Friday, 13 May 2011


Wim Wenders biopic of the late choreographer Pina Bausch caused half a dozen people to walk out of the QFT in Belfast when I watched it this week.
There is a barely suppressed sexual energy, often violent, about many of Bausch's pieces but I also suspected that the walk-outs may have had more to do with people not really understanding what was happening. I certainly didn't.
The highly stylised movements and interactions between the dancers set to a mixture of classical, jazz and contemporary music defies interpretation.
Like abstract painting or avant garde music, contemporary dance is intended to express the inexpressible, to tug at some emotion that can not be articulated by mere words.
Bausch's best-know piece, Cafe Muller, involves women in clinging white chiffon dresses, with their eyes shut tight, seeming to be reluctantly dragged by some unseen force from one end of a stage to another, while a waiter hurls tables and chairs out of their way. It features as the opening scene of Pedro Almodovar's Hable Con Ella.
It is a Beckettian scenario, absurdist and non-sensical. I haven't a clue what is going on while watching it, what it is supposed to mean or symbolise, but it is strangely moving.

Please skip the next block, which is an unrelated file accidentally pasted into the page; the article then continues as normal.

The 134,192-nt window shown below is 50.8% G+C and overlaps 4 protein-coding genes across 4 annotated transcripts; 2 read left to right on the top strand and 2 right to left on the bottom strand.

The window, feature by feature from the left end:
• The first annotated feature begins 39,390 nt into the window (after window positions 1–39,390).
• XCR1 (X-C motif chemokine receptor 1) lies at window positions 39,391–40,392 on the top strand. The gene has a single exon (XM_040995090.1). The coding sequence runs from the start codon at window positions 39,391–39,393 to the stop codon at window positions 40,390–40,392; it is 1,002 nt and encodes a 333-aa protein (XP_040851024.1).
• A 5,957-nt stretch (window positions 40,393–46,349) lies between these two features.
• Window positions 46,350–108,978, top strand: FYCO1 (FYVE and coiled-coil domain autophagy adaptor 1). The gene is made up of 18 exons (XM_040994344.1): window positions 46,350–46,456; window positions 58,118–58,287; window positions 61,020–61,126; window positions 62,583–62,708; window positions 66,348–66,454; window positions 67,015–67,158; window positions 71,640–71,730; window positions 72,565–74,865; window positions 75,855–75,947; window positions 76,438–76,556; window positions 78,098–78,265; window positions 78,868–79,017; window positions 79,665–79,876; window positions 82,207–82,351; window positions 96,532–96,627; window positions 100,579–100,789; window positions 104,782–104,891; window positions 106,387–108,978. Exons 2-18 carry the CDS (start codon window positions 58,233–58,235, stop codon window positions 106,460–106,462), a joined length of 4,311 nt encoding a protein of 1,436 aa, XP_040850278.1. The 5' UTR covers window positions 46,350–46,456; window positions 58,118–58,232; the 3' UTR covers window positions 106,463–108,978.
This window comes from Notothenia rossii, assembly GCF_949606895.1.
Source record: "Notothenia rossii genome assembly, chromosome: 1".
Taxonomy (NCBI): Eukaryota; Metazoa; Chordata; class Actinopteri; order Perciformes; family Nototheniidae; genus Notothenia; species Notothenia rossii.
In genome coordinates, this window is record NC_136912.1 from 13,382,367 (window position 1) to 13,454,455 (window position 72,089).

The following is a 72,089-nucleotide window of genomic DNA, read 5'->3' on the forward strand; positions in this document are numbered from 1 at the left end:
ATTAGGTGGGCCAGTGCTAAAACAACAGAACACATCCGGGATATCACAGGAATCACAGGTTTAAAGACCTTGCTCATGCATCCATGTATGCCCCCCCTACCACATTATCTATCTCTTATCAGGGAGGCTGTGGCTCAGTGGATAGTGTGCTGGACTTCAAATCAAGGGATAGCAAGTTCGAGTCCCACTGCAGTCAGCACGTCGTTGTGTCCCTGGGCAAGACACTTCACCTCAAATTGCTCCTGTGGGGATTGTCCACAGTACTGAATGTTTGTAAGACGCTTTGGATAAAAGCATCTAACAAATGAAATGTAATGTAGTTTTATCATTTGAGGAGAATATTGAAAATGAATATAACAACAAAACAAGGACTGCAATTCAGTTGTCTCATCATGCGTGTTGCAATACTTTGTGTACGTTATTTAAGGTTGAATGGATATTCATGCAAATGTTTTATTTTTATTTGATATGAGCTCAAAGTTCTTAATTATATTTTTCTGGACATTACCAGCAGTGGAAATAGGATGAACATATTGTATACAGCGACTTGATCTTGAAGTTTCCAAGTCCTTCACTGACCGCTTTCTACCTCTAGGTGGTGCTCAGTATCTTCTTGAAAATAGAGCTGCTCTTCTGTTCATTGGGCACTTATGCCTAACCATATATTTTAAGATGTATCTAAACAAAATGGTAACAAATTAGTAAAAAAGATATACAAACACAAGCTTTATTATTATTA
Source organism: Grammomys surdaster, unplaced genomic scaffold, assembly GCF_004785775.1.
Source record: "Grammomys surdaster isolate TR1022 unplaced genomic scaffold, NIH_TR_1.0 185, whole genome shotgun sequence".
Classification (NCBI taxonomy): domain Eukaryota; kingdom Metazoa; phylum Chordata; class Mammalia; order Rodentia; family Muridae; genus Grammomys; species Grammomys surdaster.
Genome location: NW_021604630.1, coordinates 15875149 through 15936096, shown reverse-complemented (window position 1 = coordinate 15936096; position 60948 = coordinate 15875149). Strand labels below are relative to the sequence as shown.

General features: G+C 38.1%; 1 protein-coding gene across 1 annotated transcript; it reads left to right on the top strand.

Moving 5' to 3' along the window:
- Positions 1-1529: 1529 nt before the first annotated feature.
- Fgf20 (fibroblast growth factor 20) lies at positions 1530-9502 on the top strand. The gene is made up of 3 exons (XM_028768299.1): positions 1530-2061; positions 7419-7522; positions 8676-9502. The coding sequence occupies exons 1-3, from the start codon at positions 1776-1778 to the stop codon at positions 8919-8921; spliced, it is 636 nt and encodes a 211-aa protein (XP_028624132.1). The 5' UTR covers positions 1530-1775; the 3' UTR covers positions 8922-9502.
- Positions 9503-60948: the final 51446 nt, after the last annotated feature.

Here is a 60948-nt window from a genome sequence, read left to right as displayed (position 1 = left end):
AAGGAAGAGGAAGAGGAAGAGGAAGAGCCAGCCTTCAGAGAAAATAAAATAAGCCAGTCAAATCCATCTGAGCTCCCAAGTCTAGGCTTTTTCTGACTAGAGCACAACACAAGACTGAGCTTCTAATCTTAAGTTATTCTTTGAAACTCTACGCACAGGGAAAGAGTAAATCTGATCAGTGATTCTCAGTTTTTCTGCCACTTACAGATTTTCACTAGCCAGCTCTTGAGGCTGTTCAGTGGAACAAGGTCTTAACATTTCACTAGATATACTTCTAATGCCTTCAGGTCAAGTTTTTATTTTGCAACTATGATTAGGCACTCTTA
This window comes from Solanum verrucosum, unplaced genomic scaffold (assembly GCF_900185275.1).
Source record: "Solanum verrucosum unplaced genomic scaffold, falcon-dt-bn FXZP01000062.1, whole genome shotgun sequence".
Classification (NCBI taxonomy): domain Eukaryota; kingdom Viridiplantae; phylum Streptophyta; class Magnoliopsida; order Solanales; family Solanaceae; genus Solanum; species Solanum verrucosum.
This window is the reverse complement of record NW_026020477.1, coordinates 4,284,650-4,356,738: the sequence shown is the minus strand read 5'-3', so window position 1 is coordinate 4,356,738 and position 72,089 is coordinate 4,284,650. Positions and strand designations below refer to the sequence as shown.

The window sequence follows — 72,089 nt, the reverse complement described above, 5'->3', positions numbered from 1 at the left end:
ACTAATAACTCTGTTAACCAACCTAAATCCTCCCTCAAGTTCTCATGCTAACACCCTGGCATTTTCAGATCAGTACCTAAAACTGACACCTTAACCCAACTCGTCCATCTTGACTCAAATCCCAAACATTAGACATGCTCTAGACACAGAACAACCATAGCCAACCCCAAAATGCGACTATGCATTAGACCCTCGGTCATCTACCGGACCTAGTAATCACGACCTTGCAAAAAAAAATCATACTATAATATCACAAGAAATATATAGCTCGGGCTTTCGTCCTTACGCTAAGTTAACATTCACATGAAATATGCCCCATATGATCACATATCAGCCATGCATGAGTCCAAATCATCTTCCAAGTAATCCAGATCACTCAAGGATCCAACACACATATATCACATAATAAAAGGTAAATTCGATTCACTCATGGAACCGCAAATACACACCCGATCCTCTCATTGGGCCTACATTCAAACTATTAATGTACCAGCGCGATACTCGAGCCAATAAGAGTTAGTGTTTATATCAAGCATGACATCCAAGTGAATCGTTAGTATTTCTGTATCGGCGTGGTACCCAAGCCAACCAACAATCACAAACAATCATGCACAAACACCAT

The film Pina was narrated by members of the German-based dance ensemble who worked with Bausch, some of them for more than two decades.
There was footage of Bausch herself, occasionally dancing or talking about her methodology, but Wender's, correctly concentrated on the dances she choreographed - visual representation of her psychic landscape.
There were generous extracts, sometime recreated in the urban setting of Wuppertal in northern Germany where Bausch's Tanztheatre company were based.
Even though the QFT screening was in 2D it was cinematographically stunning. I would love to see the three-D version but can't see it getting an airing somehow in our local moviehouse.
Pretentious? Probably, but a superb and inspiring 1hr 45min experience.

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